Going back to step 1 and adopting different perspectives of observing a problem really helps when trying to develop innovative, outside the box ideas to solve it.

More often than not we’re not even aware of the constraints we face when presenting answers to problems. Counting on multiple perspectives from a multidisciplinary team are crucial to recognize all existing opportunities to solve a problem.

Design thinking researchers have proven that it’s a lot more likely to gather good ideas from 5 people working together for a day than one person working at it for 5 days.

3. Define and refine:

Even the strongest of new ideas can be fragile it’s not embraced and nurtured until it’s applicable. If an idea is not given a chance to grow protected from its nemesis, the previous experience, it can fall before it even stands up.

Design thinking exists to let each opportunity grow to their potential – it creates an environment that allows ideas to be nurtured. It’s essential that your work philosophy stimulates out of the ordinary results, only then you’ll be able to think outside the box and be bold enough.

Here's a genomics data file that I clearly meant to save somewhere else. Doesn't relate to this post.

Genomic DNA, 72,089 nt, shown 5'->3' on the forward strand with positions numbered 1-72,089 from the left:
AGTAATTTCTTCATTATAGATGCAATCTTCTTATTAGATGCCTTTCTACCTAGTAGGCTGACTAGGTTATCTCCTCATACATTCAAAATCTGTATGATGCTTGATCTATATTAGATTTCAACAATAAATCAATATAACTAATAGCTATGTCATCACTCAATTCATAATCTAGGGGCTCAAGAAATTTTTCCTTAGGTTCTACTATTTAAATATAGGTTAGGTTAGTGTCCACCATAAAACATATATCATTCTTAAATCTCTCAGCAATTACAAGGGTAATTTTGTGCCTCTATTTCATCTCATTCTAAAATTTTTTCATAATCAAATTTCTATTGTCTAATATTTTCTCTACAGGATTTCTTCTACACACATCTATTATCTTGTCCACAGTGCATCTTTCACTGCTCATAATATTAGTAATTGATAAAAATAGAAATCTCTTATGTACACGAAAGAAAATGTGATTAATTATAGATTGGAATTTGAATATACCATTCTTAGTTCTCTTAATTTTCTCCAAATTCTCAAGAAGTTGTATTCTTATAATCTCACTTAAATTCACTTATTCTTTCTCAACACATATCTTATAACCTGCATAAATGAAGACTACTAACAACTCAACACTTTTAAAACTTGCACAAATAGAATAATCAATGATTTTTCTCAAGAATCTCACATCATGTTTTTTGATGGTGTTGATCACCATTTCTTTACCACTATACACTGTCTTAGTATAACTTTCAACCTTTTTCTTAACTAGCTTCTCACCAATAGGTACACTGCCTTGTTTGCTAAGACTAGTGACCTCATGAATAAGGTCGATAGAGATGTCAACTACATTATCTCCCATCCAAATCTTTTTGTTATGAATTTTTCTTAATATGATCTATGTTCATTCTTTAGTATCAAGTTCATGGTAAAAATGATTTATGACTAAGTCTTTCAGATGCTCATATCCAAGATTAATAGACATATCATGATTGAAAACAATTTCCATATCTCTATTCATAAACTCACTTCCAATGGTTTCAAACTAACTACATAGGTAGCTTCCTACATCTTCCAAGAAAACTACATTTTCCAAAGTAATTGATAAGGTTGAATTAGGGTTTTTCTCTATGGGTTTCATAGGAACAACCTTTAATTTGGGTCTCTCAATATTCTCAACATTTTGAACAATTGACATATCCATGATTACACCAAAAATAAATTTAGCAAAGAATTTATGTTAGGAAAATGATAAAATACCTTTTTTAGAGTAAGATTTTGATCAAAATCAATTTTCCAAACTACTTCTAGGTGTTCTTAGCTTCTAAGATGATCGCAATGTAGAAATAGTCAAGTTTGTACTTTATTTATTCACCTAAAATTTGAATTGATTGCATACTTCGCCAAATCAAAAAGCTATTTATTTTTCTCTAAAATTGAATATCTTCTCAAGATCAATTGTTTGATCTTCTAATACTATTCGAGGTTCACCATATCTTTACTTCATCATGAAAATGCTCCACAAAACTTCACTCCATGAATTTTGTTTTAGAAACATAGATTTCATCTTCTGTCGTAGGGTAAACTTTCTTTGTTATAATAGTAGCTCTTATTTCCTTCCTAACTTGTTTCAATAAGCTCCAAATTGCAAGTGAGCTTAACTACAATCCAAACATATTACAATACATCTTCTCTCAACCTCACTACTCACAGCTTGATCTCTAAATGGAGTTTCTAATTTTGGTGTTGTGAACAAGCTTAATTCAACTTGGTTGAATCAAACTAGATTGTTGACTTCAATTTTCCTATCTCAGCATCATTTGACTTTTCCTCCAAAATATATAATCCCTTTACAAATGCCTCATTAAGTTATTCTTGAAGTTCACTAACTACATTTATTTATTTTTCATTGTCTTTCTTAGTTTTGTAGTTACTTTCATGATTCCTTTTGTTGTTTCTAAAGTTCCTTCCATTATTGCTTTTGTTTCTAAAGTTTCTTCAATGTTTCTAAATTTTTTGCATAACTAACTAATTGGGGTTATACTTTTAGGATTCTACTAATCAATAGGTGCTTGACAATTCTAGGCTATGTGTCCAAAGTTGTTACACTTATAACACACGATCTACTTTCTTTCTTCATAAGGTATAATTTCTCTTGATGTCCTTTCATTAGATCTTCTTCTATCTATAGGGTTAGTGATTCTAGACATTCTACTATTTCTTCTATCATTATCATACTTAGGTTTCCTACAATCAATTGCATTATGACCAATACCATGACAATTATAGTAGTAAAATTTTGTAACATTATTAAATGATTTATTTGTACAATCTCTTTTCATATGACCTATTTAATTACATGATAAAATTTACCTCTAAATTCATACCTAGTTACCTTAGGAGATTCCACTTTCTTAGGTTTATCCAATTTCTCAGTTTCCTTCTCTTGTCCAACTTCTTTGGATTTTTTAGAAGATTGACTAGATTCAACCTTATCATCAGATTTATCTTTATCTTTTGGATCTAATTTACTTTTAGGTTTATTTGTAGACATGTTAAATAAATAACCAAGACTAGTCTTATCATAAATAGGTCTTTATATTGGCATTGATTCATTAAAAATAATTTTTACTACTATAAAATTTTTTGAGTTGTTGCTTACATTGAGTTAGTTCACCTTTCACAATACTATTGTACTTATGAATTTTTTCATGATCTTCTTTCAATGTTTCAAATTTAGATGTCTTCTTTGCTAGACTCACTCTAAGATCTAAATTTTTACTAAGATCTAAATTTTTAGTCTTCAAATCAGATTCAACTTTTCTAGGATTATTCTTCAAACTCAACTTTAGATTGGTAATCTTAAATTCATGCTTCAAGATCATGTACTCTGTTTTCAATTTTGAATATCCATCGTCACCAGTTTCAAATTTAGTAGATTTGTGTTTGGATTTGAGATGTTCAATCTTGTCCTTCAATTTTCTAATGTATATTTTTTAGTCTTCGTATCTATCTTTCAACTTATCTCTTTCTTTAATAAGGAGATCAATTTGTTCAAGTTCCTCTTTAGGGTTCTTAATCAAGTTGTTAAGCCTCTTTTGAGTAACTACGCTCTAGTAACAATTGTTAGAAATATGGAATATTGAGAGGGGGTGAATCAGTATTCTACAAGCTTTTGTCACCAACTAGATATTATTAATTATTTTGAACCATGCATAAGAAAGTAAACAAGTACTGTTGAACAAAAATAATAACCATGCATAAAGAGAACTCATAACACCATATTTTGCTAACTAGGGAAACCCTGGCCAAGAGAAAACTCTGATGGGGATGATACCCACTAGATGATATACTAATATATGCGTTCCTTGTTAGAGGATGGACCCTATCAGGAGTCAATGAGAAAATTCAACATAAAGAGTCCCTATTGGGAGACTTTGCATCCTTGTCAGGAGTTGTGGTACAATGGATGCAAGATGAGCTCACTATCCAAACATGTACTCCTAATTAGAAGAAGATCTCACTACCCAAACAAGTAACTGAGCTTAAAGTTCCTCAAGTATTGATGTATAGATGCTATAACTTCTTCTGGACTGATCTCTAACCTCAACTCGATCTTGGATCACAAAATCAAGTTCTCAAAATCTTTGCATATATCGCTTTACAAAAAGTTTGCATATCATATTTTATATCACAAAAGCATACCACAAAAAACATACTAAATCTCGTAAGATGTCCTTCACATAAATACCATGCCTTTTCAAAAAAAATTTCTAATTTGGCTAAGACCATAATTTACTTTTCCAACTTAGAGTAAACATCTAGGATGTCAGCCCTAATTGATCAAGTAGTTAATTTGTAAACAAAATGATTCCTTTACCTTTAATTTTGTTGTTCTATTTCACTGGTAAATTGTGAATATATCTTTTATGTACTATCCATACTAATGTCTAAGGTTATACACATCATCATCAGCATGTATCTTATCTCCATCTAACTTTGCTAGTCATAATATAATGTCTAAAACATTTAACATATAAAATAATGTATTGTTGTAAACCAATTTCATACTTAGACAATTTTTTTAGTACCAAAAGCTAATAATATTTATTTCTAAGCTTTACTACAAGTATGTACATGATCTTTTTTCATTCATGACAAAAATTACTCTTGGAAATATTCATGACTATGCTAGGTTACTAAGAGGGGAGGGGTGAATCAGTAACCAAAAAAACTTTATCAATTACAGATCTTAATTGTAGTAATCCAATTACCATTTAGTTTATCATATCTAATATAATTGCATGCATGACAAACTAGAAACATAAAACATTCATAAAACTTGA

The design thinking process is not linear so it’s perfectly fine if you find out you need to go back to looking for options if you realize the ones you’ve been working on aren’t exactly what you need.

4. Put words into action:

After creating and nurturing your winner idea, it’s time to put it into action and see how well it works in real life. Figure out all the resources you’ll need in order to operationalize the idea and get to work.

The road to success in design thinking consists of a combination between a great idea and a great execution. Prototyping a solution and considering all possible scenarios is key in this stage so you’re sure all your basis are covered.


Other design thinking experts may describe the design thinking process in a different way, breaking it down into three, four or even seven stages, such as Herbert A. Simon described it.

Simon’s phases of the design thinking process (define, research, ideate, prototype, choose, implement and learn) were the ones we’ve used as basis for our Design Thinking Template but at the end of the day, it doesn’t really matter how you choose to divide it, the process all comes down to different views of the same process that’s coherently presented results over the past years.